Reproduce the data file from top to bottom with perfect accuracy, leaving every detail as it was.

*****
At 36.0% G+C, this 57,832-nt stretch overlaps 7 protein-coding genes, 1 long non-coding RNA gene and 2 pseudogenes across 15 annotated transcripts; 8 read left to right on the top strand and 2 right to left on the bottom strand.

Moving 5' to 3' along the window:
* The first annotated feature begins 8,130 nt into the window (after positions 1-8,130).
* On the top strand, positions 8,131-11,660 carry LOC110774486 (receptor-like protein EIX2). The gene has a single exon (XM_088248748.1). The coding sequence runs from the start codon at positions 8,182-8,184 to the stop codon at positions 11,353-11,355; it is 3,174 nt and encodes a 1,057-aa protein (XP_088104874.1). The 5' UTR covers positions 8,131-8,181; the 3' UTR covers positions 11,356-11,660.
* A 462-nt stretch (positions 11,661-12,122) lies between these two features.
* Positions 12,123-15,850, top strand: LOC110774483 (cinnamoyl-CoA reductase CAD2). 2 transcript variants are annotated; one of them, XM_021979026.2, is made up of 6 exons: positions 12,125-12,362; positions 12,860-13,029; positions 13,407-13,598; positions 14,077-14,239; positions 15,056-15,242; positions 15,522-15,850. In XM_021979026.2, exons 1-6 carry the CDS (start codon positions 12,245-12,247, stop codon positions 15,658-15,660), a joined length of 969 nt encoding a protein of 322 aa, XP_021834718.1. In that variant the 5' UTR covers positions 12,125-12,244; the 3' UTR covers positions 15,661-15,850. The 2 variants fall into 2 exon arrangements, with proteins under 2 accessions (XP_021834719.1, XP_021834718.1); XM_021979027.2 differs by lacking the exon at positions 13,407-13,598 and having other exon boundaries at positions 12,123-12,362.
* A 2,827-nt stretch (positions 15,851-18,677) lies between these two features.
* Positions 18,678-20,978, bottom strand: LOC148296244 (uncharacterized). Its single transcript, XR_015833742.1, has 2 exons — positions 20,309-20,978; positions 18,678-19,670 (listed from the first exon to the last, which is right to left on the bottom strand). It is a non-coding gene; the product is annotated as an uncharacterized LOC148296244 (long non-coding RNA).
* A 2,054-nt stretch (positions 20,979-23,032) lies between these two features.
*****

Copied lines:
At 36.0% G+C, this 57,832-nt stretch overlaps 7 protein-coding genes, 1 long non-coding RNA gene and 2 pseudogenes across 15 annotated transcripts; 8 read left to right on the top strand and 2 right to left on the bottom strand.

Moving 5' to 3' along the window:
* The first annotated feature begins 8,130 nt into the window (after positions 1-8,130).
* On the top strand, positions 8,131-11,660 carry LOC110774486 (receptor-like protein EIX2). The gene has a single exon (XM_088248748.1). The coding sequence runs from the start codon at positions 8,182-8,184 to the stop codon at positions 11,353-11,355; it is 3,174 nt and encodes a 1,057-aa protein (XP_088104874.1). The 5' UTR covers positions 8,131-8,181; the 3' UTR covers positions 11,356-11,660.
* A 462-nt stretch (positions 11,661-12,122) lies between these two features.
* Positions 12,123-15,850, top strand: LOC110774483 (cinnamoyl-CoA reductase CAD2). 2 transcript variants are annotated; one of them, XM_021979026.2, is made up of 6 exons: positions 12,125-12,362; positions 12,860-13,029; positions 13,407-13,598; positions 14,077-14,239; positions 15,056-15,242; positions 15,522-15,850. In XM_021979026.2, exons 1-6 carry the CDS (start codon positions 12,245-12,247, stop codon positions 15,658-15,660), a joined length of 969 nt encoding a protein of 322 aa, XP_021834718.1. In that variant the 5' UTR covers positions 12,125-12,244; the 3' UTR covers positions 15,661-15,850. The 2 variants fall into 2 exon arrangements, with proteins under 2 accessions (XP_021834719.1, XP_021834718.1); XM_021979027.2 differs by lacking the exon at positions 13,407-13,598 and having other exon boundaries at positions 12,123-12,362.
* A 2,827-nt stretch (positions 15,851-18,677) lies between these two features.
* Positions 18,678-20,978, bottom strand: LOC148296244 (uncharacterized). Its single transcript, XR_015833742.1, has 2 exons — positions 20,309-20,978; positions 18,678-19,670 (listed from the first exon to the last, which is right to left on the bottom strand). It is a non-coding gene; the product is annotated as an uncharacterized LOC148296244 (long non-coding RNA).
* A 2,054-nt stretch (positions 20,979-23,032) lies between these two features.